Through the provision of a variety and range of contexts, opportunities and experiences for our children we endeavour to develop in each child a confidence in and an enjoyment of language, the ability to read fluently, listen attentively, speak in an articulate manner and communicate expressively, clearly and legibly in writing.

We recognise competence in language and literacy as being vital to so many aspects of learning both as a means of acquisition and as a means of communication and expression.

Teaching Reading at St Ignatius’ Catholic Primary School

Reading is a fundamental skill; without it, accessing many different areas of life becomes very difficult. Whether reading for learning or for pleasure, we believe in nurturing and encouraging children at every stage of their reading journey so that they are able to develop a passion for the written word.

Aims of teaching reading at our school:

  • To provide a reading-rich learning environment that encourages children to read from Nursery to Class Five.
  • Offer a range of books to children that interest and engage them.
  • Work closely with parents, particularly in Foundation Stage and Key Stage One, to develop each child’s reading skills.
  • Teach children the skills needed to read for a variety of purposes.
  • Choose resources and reading materials that engage pupils at all levels, linking to other areas of the curriculum where possible.
  • Monitor assessment and progress in reading every half term to identify pupils who require additional support at an early stage and provide relevant interventions to help them.
  • Encourage a determination to succeed, underpinned by the Catholic ethos of the school, through high expectations and challenging targets to allow every child to achieve their full reading potential.


Initially the children learn to read in Foundation Stage and Key Stage One, by following a structured phonics programme called ‘Letters and Sounds’. The programme is delivered four times weekly, and consists of six phases. The children work progressively through each of the phases one to six. Phase six continues through Key Stage Two.  Click here to visit the Letters and Sounds section of the DfE website and to see an overview of the content of each phase.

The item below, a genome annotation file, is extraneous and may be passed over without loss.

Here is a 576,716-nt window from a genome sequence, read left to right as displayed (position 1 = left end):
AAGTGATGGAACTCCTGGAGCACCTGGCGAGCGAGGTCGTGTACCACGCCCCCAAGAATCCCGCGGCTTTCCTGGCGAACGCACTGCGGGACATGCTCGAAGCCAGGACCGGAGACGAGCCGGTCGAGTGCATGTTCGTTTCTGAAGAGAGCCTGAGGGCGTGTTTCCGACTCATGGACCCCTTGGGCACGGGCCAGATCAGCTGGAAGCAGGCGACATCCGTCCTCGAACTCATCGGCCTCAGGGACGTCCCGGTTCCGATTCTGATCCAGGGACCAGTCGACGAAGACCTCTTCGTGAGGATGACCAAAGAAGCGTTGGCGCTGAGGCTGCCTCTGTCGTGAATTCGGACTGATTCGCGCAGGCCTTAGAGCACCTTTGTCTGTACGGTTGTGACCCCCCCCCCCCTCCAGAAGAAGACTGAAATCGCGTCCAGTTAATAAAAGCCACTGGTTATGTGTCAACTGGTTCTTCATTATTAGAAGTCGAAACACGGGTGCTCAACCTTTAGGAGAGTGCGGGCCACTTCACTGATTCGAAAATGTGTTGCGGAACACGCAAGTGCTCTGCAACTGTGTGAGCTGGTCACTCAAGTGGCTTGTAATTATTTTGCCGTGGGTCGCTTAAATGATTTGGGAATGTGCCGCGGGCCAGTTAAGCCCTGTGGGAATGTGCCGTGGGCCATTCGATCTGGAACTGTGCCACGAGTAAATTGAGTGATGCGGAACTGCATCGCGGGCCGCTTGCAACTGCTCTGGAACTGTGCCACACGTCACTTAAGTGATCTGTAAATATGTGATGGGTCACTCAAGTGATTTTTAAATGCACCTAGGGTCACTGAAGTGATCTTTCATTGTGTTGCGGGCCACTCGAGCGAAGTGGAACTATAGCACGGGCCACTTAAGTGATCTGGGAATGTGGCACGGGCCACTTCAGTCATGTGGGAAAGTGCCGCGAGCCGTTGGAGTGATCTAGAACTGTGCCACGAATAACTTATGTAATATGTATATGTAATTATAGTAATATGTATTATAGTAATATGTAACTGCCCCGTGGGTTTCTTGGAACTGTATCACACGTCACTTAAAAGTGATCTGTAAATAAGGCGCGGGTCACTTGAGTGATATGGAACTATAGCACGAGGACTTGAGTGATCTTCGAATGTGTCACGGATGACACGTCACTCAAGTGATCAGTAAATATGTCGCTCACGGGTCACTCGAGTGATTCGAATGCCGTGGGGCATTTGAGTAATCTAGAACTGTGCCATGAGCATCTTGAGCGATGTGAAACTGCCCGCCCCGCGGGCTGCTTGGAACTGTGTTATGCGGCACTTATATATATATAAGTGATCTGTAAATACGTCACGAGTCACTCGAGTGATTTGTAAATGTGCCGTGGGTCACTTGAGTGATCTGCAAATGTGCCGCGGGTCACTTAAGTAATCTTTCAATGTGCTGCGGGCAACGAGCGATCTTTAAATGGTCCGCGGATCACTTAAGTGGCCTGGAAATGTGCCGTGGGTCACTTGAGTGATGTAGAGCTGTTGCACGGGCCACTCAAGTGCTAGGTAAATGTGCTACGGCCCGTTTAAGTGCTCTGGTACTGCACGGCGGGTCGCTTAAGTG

In EYFS and KS1 children are grouped for phonics sessions according to their current phase. The children’s progress in phonics is closely monitored and assessed every half term. At the end of Year 1, children have a National Phonics Screening Check, which assessed their progress in phonics.

Throughout school, we use a variety of teaching methods to appeal to different learning styles. Guided Reading (reading in a small group) and one to one reading sessions are used to develop children’s understanding and comprehension skills. Shared Reading allows teachers to model the reading skills that are required to enable the children to achieve highly. Discussion of features of different types of texts and trying to understand the purpose of a piece of writing is also one of the skills developed through these methods. Reading to the class for pleasure, using a book that appeals to their interests, is also something that we promote in school to help children to forge a passion for reading from an early age.

Throughout Key Stage One and Lower Key Stage Two, children follow the Oxford Reading Tree scheme of books which they take home regularly as part of their homework.

As with all subjects, we believe that planning and delivering engaging lessons will inspire the children to participate and achieve. Choosing books linked to our current topics, help to bring other areas of the curriculum to life. Similarly, participating in events such as World Book Day and running a ‘book club’ as part of the EOCT Riveting Reads Book Awards, provides enjoyment for the children and gives them a purpose to strive to be the best reader they can be.

What you can do to help and support your child with developing their reading skills

As with any skill, regular practice is needed. We strongly encourage that children are reading at home as much as they can. Below are a few tips and suggestions that parents can use at home to develop their children’s reading skills:

  • Listen to your child reading their homework book as regularly as possible
  • Encourage your child to ‘sound out’ out the letter sounds as they have been taught in class and blend together to say the word.
  • Talk about the book before, during and after reading it. Here are a couple of examples of types of questions to get children involved in their reading: What do you think is going to happen by looking at the pictures? What do you think will happen next? What did you enjoy about this book?
  • Shared read with your child (read a section or page each) so that they hear pronunciation and intonation in the book.
  • Many children enjoy a longer book that can be read over a few days; they will be keen to hear the next ‘instalment’ of the story!
  • Enjoy reading together. Reading should be seen as an enjoyable treat never a chore.
  • Always encourage and praise your child. Be patient if they are struggling – some children do find learning to read a challenge.


Long Term Plan


The following websites are useful for helping practise reading and phonics knowledge:

Latest English News

World Book Day 2020

We loved celebrating World Book Day again this year! Dressed in some fantastically creative costumes, we spent time sharing our favourite stories with our friends. We also enjoyed listening to ‘Billy’s Bucket’ and designed and described our own imaginary buckets.

Class 5 – World Book Day

Class 4 – World Book Day